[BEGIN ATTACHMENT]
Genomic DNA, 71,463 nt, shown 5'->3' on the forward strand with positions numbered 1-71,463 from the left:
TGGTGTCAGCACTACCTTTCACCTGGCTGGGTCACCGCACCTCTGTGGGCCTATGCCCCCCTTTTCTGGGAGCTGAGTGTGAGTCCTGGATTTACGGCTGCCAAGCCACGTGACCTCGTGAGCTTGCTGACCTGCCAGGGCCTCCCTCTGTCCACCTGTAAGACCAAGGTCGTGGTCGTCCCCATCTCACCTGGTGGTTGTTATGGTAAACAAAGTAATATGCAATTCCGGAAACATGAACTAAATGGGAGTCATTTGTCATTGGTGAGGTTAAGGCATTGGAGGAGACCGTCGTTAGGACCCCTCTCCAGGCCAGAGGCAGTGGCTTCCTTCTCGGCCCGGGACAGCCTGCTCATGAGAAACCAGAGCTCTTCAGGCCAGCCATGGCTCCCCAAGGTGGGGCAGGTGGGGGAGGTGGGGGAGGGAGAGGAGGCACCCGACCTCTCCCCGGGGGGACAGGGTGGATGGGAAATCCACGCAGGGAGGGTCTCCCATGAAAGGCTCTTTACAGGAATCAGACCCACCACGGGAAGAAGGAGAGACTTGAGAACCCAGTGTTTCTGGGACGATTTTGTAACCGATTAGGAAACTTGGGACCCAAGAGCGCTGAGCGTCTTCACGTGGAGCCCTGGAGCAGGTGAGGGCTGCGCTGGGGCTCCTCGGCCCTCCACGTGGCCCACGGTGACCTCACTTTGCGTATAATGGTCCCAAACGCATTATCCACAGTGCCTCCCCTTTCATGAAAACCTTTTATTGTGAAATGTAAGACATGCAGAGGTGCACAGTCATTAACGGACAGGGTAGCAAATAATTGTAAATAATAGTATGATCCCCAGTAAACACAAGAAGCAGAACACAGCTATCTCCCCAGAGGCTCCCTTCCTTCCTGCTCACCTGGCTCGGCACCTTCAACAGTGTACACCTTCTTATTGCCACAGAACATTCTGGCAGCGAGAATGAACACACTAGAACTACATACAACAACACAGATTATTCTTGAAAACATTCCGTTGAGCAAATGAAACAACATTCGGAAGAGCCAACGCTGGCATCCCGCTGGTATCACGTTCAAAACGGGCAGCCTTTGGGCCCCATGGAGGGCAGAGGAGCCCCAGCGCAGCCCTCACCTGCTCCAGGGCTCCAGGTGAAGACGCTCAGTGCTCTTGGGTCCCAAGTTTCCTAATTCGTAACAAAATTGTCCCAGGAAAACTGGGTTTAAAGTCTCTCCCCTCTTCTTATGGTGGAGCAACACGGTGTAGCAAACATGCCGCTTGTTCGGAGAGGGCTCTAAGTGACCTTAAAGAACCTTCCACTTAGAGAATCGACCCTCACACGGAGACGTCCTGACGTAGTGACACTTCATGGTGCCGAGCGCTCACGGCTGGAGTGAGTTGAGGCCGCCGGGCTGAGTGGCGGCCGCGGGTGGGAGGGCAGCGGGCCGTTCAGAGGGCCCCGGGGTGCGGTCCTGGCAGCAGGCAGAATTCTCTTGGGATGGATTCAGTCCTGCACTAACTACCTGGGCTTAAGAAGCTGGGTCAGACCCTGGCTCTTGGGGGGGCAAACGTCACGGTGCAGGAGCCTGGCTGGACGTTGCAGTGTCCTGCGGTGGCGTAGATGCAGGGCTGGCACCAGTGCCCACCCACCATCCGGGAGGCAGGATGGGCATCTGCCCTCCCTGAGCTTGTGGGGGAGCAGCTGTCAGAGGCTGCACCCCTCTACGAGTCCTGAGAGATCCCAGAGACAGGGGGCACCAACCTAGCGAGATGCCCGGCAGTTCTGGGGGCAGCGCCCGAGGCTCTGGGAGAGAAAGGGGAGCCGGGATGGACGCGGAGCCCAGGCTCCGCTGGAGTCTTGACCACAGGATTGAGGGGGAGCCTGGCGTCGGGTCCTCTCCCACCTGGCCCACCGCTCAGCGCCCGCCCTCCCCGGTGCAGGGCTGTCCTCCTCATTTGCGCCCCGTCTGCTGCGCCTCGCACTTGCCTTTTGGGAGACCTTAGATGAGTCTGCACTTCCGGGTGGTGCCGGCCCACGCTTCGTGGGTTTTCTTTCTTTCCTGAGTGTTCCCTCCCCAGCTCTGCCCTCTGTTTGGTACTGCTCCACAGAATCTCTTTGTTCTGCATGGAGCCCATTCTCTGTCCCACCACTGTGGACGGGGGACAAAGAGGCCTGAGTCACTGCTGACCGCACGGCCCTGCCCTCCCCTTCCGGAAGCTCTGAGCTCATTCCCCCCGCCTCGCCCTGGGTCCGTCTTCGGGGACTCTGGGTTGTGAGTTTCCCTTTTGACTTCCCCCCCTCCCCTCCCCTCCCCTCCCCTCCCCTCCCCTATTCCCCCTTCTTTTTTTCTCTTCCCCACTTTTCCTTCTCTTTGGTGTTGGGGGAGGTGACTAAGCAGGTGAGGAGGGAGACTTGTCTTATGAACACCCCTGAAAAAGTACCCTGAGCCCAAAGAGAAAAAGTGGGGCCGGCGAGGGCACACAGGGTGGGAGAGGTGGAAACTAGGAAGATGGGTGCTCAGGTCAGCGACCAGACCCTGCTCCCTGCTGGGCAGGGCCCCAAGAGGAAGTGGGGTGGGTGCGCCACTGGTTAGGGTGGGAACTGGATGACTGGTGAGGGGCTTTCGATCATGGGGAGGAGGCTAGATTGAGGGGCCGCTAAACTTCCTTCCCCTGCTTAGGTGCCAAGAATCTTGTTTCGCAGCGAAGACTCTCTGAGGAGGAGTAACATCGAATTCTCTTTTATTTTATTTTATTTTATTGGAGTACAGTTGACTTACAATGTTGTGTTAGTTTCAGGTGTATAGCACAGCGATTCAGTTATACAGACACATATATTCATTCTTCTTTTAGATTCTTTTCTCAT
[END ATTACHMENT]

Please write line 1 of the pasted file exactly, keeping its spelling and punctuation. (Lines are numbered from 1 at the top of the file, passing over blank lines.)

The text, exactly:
Genomic DNA, 71,463 nt, shown 5'->3' on the forward strand with positions numbered 1-71,463 from the left: